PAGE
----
By James Pearson SEOUL (Reuters) - The U.S. ambassador to South Korea left a Seoul hospital on Tuesday, five days after he was slashed by a knife-wielding Korean nationalist with a history of violent protest, causing wounds that required 80 stitches to the envoy's face. Police are seeking to bring charges including attempted murder against Kim Ki-jong, 55, for the attack at a forum discussing Korean reunification. The ambassador, Mark Lippert, suffered a deep facial gash and a puncture wound on his wrist. Lippert, 42, had become known for an approachable, informal style since taking up his posting in Seoul in November and the attack raised questions about his security arrangements.
By Heide Brandes NORMAN, Okla. (Reuters) - The University of Oklahoma closed a fraternity linked to a video of students singing racial epithets, ordered its members to move out of the house and labeled the actions of those involved "disgraceful." "Effective immediately, all ties and affiliations between the university and the local SAE (Sigma Alpha Epsilon) chapter are hereby severed," University President David Boren said on Monday. Over the weekend, ceremonies in Selma, Alabama, marked the 50th anniversary of a crackdown on a civil rights march there known as "Bloody Sunday." In the 10-second video posted online on Sunday and replayed by media outlets, students on a bus chanted in unison, using offensive language referring to blacks and vowing to never admit them into the fraternity. It was not immediately clear when the video of students on a bus chartered for a date night was taped.
(Reuters) - A federal judge in Texas on Monday declined to lift a block of the White House's immigration plan for at least 10 more days, court records show. U.S. District Judge Andrew Hanen in Brownsville, a city along the border with Mexico, issued a preliminary injunction last month halting President Barack Obama's plans that would have shielded millions of illegal immigrants from deportation. On Monday, Hanen said in a one-page order that the court will not rule on any pending motions at least until a court hearing set for March 19, where government attorneys will have to explain a filing that said some 100,000 people had been given three-year periods of deferred action prior to the judge's injunction. He also cited ways that Texas would be harmed by the action but used no other states as examples.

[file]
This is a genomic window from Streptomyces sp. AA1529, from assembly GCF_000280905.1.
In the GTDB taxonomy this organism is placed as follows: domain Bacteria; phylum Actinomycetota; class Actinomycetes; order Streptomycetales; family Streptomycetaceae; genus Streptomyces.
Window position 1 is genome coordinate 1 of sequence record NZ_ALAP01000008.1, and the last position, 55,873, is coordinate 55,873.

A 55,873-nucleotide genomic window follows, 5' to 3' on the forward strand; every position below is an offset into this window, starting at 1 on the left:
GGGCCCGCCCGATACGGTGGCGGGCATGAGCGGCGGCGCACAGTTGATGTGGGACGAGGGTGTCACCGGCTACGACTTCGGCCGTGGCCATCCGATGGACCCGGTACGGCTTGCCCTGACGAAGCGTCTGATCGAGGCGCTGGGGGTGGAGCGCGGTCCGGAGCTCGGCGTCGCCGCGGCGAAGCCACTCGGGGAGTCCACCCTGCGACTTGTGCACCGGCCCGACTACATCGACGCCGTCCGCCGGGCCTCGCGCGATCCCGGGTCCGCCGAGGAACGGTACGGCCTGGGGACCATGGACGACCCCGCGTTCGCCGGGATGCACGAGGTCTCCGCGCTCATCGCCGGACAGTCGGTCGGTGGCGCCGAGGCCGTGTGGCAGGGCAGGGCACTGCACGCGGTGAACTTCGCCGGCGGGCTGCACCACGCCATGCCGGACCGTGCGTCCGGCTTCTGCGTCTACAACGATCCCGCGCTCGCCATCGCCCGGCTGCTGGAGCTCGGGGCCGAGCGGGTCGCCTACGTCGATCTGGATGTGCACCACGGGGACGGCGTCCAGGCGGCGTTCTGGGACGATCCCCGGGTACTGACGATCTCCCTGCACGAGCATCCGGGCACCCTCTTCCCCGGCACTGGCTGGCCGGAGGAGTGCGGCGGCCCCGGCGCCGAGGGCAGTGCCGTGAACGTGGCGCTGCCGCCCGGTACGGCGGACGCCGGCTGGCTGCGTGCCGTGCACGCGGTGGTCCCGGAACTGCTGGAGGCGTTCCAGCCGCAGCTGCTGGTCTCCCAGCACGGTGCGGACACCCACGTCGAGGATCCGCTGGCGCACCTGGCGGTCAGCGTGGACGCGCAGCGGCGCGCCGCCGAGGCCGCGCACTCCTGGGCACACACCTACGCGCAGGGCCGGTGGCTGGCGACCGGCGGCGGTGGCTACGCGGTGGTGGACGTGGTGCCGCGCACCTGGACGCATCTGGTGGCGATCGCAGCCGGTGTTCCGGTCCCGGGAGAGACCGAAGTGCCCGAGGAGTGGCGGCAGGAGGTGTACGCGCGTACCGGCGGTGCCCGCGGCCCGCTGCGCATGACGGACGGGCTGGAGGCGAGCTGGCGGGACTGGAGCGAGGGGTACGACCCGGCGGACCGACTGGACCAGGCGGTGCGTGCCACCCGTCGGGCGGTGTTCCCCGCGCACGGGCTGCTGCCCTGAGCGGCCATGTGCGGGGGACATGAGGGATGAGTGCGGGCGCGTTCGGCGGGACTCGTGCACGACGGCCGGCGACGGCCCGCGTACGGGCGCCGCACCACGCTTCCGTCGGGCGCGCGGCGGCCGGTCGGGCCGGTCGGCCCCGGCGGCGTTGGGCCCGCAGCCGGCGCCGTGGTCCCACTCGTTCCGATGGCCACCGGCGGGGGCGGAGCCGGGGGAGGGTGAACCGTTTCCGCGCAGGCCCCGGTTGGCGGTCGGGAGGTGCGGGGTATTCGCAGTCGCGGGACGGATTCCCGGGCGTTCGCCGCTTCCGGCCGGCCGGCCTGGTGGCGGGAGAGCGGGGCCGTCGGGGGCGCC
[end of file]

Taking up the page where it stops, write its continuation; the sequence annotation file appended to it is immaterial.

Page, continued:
Top Democratic donors say they are unfazed by the disclosure that Hillary Clinton conducted State Department business on a personal email account, although several said she could fend off Republican criticism by addressing the issue head-on and announcing her candidacy for president. The presumed front-runner for the Democratic Party's 2016 presidential nomination had generally avoided controversy until the email issue emerged. She’s still the person to beat.” Lena Kennedy, a Pasadena donor and bundler, added: “I just think Hillary needs to address the questions, and then we need to move on.” Clinton is expected to address the issue publicly this week. Last week, as the tempest over the emails grew, the former Secretary of State announced on Twitter that she had asked the State Department to release the 55,000 emails she had previously turned over as a part of the Department’s request for records from all former secretaries of state.
A brake problem may have caused a Delta Air Lines Inc jet to skid off a runway at New York's LaGuardia Airport last week, according to testimony from the flight's crew, federal safety investigators said Monday. The auto brakes were set to "max," but the crew "did not sense any wheel brake deceleration" before the plane crashed into a fence, the National Transportation Safety Board said in a statement. Another MD-88 aircraft operated by Delta landed on the same runway 3 minutes prior to the plane that crashed, the crew of which described the braking action on the runway as "good," the agency said. Still, the National Transportation Safety Board said it is examining the weather conditions at the time of the accident.